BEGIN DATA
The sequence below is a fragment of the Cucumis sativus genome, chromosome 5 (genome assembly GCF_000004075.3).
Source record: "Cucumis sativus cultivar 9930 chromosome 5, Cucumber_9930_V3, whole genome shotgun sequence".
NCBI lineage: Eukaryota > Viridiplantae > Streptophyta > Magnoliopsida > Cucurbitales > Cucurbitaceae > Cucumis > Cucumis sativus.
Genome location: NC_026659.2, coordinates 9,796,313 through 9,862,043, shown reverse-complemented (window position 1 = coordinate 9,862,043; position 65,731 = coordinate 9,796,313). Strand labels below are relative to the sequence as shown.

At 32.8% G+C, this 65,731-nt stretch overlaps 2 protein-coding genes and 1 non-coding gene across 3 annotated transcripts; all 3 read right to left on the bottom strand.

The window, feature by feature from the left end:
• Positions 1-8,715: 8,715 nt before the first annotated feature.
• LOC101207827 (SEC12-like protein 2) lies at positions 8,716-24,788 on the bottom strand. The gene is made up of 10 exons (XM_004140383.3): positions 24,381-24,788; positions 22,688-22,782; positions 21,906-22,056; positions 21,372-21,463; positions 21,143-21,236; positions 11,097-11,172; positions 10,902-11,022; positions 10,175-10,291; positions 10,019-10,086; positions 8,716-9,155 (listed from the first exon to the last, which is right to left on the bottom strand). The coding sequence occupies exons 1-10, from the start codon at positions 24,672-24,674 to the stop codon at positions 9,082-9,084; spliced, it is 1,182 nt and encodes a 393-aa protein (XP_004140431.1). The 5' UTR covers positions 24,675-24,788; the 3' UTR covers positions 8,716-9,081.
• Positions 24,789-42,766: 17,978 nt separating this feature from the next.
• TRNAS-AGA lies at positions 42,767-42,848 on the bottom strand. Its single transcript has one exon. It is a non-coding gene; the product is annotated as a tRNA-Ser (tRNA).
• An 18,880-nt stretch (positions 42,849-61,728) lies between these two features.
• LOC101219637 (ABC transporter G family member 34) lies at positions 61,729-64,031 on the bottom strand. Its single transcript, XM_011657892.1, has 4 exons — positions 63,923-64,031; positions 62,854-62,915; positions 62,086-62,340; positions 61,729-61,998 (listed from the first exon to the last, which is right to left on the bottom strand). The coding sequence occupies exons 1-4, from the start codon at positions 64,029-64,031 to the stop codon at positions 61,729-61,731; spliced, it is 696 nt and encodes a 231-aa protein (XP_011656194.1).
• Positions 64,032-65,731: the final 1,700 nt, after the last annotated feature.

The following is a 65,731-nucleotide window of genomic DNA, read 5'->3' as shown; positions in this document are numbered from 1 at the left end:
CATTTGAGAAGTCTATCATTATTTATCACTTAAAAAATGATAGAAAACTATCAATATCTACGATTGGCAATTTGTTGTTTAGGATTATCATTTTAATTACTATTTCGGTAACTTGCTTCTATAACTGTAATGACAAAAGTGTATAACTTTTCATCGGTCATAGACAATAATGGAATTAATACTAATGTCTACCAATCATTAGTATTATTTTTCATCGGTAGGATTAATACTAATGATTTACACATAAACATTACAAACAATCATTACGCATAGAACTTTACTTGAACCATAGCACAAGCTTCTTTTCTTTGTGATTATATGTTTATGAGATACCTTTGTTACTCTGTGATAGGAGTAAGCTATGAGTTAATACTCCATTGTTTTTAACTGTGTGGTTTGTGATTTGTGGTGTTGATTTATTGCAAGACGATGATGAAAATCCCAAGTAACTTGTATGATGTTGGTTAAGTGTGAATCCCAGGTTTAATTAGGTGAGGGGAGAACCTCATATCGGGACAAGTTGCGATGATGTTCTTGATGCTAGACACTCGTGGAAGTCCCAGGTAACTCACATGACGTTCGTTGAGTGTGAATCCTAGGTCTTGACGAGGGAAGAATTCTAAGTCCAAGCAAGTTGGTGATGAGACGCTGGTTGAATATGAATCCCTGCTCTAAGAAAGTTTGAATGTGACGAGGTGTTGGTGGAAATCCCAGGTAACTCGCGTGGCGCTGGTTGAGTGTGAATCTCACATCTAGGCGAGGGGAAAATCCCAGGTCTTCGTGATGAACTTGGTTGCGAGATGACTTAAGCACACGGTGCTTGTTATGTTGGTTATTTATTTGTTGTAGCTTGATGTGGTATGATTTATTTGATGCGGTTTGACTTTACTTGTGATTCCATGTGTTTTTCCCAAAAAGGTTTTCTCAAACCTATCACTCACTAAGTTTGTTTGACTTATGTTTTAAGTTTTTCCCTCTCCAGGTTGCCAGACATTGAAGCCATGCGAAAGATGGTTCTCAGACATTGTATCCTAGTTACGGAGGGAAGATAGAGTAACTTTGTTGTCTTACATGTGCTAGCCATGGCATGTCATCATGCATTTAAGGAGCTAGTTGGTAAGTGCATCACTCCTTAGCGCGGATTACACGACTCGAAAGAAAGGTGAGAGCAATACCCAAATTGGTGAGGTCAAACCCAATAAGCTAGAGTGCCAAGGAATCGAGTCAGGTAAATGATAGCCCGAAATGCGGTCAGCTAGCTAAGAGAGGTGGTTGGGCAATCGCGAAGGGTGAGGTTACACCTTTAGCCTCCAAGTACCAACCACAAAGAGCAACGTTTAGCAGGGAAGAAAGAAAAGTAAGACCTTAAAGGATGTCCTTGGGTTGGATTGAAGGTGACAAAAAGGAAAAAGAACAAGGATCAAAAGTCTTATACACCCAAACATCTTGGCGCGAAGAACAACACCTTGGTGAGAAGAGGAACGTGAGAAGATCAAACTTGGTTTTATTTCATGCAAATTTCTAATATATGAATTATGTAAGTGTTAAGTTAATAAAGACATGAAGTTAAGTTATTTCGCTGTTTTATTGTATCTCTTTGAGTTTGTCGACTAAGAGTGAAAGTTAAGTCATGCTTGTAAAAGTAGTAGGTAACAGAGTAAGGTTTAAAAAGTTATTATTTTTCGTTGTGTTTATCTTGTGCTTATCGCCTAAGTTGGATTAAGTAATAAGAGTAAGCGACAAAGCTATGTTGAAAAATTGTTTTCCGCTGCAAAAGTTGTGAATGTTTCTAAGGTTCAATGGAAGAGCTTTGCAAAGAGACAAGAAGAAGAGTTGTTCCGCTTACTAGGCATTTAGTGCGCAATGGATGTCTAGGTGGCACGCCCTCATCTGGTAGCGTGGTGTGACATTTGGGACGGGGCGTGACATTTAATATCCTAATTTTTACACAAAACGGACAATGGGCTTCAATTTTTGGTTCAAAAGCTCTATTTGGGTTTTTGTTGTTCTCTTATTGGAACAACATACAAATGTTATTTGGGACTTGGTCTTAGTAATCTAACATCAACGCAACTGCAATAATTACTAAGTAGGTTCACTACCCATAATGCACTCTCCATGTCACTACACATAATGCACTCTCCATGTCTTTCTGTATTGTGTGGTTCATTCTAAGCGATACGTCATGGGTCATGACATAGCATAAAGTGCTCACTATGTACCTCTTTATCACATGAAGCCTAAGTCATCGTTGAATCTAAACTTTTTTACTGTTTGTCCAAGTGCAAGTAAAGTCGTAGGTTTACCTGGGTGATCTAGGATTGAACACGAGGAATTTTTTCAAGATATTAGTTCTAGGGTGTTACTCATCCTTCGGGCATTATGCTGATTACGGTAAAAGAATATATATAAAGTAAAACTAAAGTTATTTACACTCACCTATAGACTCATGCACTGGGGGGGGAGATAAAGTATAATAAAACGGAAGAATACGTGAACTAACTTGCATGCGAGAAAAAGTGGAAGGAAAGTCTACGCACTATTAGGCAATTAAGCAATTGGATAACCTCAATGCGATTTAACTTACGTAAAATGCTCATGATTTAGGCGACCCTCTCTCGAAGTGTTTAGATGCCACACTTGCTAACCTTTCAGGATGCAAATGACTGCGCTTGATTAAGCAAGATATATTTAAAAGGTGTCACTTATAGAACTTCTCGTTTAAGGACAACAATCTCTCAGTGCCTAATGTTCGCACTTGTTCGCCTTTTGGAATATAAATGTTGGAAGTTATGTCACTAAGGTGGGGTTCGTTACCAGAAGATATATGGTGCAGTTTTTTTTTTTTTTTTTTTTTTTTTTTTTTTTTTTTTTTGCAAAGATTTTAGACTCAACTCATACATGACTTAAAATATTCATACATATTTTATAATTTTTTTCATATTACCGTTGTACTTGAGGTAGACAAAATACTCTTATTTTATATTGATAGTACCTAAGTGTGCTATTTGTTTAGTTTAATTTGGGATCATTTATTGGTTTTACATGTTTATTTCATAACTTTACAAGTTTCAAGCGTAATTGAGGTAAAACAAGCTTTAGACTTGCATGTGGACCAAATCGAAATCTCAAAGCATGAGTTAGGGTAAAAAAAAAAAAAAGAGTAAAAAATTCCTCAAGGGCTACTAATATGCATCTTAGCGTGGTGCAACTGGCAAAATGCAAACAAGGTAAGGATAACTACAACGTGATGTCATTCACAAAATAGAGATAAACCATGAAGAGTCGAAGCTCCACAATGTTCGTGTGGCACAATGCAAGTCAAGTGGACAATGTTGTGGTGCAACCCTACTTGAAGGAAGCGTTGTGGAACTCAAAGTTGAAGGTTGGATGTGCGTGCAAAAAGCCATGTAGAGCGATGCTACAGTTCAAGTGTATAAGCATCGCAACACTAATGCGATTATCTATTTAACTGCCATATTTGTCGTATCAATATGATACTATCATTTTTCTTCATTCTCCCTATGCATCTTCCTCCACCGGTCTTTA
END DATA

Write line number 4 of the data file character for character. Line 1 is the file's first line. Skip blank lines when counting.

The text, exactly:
Genome location: NC_026659.2, coordinates 9,796,313 through 9,862,043, shown reverse-complemented (window position 1 = coordinate 9,862,043; position 65,731 = coordinate 9,796,313). Strand labels below are relative to the sequence as shown.